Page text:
“There’s a ton that you learn,” Quinn said. “Those are the scars that you have to go through to show that your next lap you are really ready to go do it. He has those scars and can go show, ‘What was once a scar, I’m now better for it.’”

After one year coaching defense under Quinn in Atlanta, Morris moved to the offensive side of the ball, where he coached wide receivers for the next three seasons. It’s not a move Quinn would have considered with most assistant coaches.

“It was more because of his rareness in being able to connect with people. I think that’s a really big deal,” Quinn said. “That’s super unique in our league. Almost every coach you wish could do it because it’s that valuable. It definitely paid dividends.”

The coach Morris worked under on the Falcons’ offensive staff was plenty impressed.

“The fact that he was on defense and could come be our wide receivers coach and do so good was unbelievable,” said San Francisco 49ers head coach Kyle Shanahan, who was Atlanta’s offensive coordinator in 2016. “More than happy for Raheem.”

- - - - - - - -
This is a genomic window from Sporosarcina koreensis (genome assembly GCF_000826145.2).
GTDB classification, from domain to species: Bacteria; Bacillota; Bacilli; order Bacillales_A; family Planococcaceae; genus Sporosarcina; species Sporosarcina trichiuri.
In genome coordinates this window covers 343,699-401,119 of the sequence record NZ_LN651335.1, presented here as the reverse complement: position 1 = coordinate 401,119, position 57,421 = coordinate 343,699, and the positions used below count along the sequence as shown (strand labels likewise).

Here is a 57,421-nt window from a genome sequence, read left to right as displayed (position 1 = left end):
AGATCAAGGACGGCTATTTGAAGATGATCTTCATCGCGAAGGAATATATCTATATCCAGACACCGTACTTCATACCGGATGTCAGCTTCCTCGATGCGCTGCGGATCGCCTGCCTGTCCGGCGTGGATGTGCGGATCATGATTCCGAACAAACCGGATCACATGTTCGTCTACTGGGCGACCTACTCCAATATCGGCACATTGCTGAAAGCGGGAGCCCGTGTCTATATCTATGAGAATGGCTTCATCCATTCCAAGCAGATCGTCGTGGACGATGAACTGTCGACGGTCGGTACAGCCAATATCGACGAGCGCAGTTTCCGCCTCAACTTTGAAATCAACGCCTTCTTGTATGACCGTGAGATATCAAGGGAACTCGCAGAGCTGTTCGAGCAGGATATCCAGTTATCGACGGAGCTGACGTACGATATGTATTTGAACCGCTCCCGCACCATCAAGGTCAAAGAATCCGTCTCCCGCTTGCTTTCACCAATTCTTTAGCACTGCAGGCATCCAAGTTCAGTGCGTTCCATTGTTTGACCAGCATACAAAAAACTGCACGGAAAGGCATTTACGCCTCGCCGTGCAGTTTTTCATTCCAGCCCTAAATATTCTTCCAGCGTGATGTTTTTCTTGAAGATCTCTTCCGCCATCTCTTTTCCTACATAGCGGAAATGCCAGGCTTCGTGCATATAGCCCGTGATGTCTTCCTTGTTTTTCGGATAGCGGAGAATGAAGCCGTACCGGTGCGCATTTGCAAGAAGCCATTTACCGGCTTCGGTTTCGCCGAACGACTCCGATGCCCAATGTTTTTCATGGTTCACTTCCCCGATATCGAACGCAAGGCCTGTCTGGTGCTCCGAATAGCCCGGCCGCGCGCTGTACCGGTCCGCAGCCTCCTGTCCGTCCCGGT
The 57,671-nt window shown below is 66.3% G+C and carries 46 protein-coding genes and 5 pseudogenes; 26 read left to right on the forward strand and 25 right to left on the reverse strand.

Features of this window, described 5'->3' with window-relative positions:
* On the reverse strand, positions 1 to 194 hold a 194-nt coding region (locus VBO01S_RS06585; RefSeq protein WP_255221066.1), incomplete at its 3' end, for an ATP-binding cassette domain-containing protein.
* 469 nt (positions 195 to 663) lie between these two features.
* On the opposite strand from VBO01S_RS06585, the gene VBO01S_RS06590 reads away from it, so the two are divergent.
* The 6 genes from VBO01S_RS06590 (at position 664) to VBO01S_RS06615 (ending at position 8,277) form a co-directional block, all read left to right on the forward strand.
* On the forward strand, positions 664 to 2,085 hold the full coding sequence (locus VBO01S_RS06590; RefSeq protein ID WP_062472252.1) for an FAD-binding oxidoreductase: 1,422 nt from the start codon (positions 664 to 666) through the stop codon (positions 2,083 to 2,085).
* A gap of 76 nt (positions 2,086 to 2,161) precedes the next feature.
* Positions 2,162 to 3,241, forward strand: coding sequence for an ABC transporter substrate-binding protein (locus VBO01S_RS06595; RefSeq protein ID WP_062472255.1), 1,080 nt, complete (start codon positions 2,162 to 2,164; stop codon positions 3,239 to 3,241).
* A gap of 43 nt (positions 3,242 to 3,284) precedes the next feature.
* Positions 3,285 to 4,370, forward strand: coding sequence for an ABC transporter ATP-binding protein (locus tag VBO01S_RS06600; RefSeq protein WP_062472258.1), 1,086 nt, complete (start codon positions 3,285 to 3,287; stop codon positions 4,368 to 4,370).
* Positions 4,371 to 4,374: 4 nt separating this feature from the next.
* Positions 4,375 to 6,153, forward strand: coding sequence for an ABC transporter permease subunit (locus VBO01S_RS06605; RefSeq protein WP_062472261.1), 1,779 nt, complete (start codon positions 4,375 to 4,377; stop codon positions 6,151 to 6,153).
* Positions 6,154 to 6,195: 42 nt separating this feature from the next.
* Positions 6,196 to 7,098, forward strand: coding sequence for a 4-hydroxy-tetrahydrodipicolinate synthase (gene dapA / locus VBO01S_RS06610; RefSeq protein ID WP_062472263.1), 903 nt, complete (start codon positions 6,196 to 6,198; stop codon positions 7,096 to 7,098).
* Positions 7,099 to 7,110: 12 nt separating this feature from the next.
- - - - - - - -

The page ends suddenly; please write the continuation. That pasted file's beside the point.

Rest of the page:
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Sanu signed with Atlanta just in time for Morris’ first year with the offensive staff.

“I knew he was a defensive coach, but you couldn’t tell being in the (wide receivers) room,” he said. “It seemed like it was seamless. He was able to break down information for us from a defensive perspective. He was able to help us attack the defensive backs better.”

Morris’ second chance to be a head coach was “way past due,” Shanahan said.

“I always tried to get him (to San Francisco) every single year,” he said. “Raheem is one of the best coaches I’ve ever worked with.”

Along with working with Shanahan in Washington and Atlanta, Morris also has worked for or with Rams head coach Sean McVay, Steelers head coach Mike Tomlin and former Buccaneers and Raiders head coach Jon Gruden.

“He’s a rare, rare, rare connector and very rare scheme-wise,” Quinn said. “Very few people were born to be a captain or a leader, but he is.”

(Top photo: Kirby Lee / USA Today)